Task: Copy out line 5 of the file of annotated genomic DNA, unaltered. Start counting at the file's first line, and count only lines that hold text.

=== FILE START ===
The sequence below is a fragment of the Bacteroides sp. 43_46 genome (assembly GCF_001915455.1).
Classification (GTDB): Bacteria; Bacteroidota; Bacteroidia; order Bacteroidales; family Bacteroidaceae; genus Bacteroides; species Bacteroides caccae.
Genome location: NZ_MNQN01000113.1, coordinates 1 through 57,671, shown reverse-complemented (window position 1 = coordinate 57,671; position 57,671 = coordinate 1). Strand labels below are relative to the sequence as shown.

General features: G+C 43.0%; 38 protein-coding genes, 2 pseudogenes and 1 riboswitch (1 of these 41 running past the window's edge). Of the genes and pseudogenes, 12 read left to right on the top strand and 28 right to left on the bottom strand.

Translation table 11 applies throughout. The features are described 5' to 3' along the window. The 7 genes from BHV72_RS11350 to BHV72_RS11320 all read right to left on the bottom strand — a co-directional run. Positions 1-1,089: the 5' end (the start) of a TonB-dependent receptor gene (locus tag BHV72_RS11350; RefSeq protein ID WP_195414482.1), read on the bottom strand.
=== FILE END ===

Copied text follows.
Translation table 11 applies throughout. The features are described 5' to 3' along the window. The 7 genes from BHV72_RS11350 to BHV72_RS11320 all read right to left on the bottom strand — a co-directional run. Positions 1-1,089: the 5' end (the start) of a TonB-dependent receptor gene (locus tag BHV72_RS11350; RefSeq protein ID WP_195414482.1), read on the bottom strand.